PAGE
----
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Generating models of infinite-state communication protocols using regular inference with abstraction

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In order to facilitate model-based verification and validation, effort is underway to develop techniques for generating models of communication system components from observations of their external behavior. Most previous such work has employed regular inference techniques which generate modest-size finite-state models. They typically suppress parameters of messages, although these have a significant impact on control flow in many communication protocols. We present a framework, which adapts regular inference to include data parameters in messages and states for generating components with large or infinite message alphabets. A main idea is to adapt the framework of predicate abstraction, successfully used in formal verification. Since we are in a black-box setting, the abstraction must be supplied externally, using information about how the component manages data parameters. We have implemented our techniques by connecting the LearnLib tool for regular inference with an implementation of session initiation protocol (SIP) in ns-2 and an implementation of transmission control protocol (TCP) in Windows 8, and generated models of SIP and TCP components.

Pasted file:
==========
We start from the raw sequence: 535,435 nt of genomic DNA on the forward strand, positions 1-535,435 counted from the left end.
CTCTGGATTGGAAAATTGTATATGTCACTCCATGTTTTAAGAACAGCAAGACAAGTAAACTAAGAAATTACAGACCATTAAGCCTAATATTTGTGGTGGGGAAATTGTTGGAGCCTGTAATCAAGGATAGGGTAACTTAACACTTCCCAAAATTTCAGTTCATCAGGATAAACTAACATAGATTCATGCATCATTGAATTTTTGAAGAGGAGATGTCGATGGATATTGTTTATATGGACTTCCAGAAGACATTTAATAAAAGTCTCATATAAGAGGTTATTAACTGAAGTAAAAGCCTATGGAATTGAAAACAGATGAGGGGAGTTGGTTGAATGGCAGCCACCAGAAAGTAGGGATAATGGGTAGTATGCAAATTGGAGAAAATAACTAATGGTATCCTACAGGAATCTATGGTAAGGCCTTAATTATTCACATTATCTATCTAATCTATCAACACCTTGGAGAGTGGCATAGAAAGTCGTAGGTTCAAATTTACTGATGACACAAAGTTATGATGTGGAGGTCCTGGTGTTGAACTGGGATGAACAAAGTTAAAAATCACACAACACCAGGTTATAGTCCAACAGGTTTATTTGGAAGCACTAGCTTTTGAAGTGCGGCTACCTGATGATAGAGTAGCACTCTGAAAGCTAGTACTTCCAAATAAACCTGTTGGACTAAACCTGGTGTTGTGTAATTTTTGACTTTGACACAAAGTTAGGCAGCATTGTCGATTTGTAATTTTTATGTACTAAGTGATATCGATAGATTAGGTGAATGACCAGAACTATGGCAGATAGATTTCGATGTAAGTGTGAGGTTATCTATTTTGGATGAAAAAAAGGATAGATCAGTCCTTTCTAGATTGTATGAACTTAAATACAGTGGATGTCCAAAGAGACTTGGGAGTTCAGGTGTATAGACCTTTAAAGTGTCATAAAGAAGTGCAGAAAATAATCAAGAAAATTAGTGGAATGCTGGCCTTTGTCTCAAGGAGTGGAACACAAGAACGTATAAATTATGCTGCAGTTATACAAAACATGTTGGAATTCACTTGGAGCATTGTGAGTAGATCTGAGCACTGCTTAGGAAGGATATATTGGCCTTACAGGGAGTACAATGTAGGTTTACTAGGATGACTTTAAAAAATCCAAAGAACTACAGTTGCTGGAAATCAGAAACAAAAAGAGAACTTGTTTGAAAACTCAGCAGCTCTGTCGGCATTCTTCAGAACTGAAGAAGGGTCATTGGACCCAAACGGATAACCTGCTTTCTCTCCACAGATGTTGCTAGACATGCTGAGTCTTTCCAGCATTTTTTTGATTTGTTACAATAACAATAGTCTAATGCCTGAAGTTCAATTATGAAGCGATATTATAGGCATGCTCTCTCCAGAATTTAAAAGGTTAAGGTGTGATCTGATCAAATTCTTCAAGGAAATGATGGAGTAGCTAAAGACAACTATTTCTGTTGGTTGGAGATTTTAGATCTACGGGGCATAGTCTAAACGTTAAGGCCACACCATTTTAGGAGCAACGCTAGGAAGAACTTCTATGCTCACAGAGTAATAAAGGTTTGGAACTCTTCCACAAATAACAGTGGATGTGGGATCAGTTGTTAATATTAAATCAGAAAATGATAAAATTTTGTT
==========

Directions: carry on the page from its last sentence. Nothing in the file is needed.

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  1. It is important to distinguish between mappers and adapters. Whereas a mapper takes care of the translation between concrete and abstract symbols, based on a history dependent abstraction function, the task of the adapter is to take care of the translation between the concrete symbols and the actual input and output events of the SUT. In our experiments the adapter does not abstract and its behavior is history independent. The behavior of the adapter is described by an injective function \(f\) that assigns to each concrete input symbol from \(I\) an input event for the SUT (here: a TCP packet), and a partial, injective function \(g\) that turns output events of the SUT (here: TCP packets or a timeout) into concrete output symbols from \(O\). In case the SUT performs an output event for which \(g\) is not defined (here: the SUT sends a TCP packet that is not expected by the adapter), the adapter raises an exception. Exceptions are not supposed to happen, and in fact did not occur in any of our experiments.